Right. So once they realized we weren’t, I don’t know, like secret agents are deranged lost people, and were actually trying to do something. Obviously, you’re at whatever sub-community that hasn’t yet broken into the mainstream, you’re hanging out and some 22-year-old with a steno pad comes up and says I’m covering this publication you’ve never heard of — because still in the 2008–2009 range, blogging is almost a decade old, but digital news is not quite a thing. Metro dailies, they’re probably still doing print first strategies. It was really strange to say I’m writing for a site. So of course we would look bizarre. But once people were introduced and read something we actually publishers and the first few people were OK with interviews. We did a mix of aggregation but there was also a lot of original reporting. Once people were introduced to it, then yeah, there was a sense of OK, these guys are actually professionally trained. Not that anyone knew what that meant in the communities we were serving. But then there was incredible enthusiasm. Once people were introduced to the idea of wait, you’ll do free press that will be written in complete sentences and have some narrative arc and I actually do want people to read. And you help me understand my own story? That seems incredible. And really quickly people racheted onto it.
What was the early sign that you were actually getting traction and developing an audience?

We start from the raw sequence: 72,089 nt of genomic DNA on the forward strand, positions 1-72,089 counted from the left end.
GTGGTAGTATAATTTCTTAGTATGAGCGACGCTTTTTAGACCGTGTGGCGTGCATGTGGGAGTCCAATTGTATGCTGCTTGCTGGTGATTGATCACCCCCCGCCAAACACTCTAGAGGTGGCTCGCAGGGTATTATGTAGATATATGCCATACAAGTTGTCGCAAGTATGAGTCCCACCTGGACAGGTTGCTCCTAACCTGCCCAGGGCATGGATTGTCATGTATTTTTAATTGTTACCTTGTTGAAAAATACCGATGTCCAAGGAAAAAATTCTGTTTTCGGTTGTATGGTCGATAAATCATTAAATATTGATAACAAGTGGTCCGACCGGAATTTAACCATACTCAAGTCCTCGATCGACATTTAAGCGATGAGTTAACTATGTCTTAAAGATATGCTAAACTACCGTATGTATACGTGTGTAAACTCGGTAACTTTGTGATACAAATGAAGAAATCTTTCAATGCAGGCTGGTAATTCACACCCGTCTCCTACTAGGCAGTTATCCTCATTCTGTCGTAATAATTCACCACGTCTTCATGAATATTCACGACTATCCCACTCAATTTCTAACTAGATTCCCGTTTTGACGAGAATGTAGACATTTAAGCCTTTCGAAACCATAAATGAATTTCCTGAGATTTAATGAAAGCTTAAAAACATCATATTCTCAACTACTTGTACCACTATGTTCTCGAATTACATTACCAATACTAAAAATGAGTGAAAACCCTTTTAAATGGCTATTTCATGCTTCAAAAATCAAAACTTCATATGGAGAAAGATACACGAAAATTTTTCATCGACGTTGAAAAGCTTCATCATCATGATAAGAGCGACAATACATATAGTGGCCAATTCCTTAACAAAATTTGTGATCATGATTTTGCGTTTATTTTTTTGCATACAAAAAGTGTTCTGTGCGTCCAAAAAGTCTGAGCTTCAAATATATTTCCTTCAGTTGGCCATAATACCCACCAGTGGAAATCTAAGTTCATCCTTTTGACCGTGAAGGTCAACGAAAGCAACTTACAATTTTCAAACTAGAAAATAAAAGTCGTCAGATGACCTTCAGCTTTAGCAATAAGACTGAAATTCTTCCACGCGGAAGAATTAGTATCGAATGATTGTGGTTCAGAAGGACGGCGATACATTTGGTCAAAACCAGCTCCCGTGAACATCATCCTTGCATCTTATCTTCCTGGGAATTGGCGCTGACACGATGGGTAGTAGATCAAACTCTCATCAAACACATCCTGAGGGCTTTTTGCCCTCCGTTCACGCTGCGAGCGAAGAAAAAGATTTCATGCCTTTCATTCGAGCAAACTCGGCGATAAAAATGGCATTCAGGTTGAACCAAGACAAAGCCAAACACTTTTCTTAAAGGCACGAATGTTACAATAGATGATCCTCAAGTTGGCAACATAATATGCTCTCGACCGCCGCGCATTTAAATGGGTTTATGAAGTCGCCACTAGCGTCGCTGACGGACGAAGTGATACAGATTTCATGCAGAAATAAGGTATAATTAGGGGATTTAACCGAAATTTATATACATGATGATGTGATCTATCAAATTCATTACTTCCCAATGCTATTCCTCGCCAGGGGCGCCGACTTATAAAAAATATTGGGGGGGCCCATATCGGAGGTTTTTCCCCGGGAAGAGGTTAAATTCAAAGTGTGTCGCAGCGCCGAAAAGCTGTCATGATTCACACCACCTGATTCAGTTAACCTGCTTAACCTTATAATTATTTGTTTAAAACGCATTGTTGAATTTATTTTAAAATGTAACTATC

There’s a real answer and a hilarious answer, and I’m going to give you both of them. The real answer is that we did our first couple breaking news stories. And a lot of them were decidedly not quite what you’d expect out of a local tech news site. But there was a fire in the building of one of the firms we reported a bunch on, and Sean Blanda, the third guy who we started the original version of the site with, a dear friend of mine, wrote about that fire and that company wasn’t quite sure what they would do next. And then another company’s founder who read us reached out and offered them space. And that was the first sense it was two founders who we actually didn’t know but we had covered news, and people were using us as a platform, which is exactly what news always is. It’s in some form a content platform. That was maybe a couple months in. And that felt like, OK, things can happen because we shared information in a way that might have been on Twitter — Twitter was obviously still only three years old at that point. But there was enough traction among our community. It could have happened there, but the community we were covering hadn’t yet coalesced. So the people we were reporting on didn’t necessarily know each other yet. We were turning on a light in a dark room that already had people but they didn’t realize other people were in there.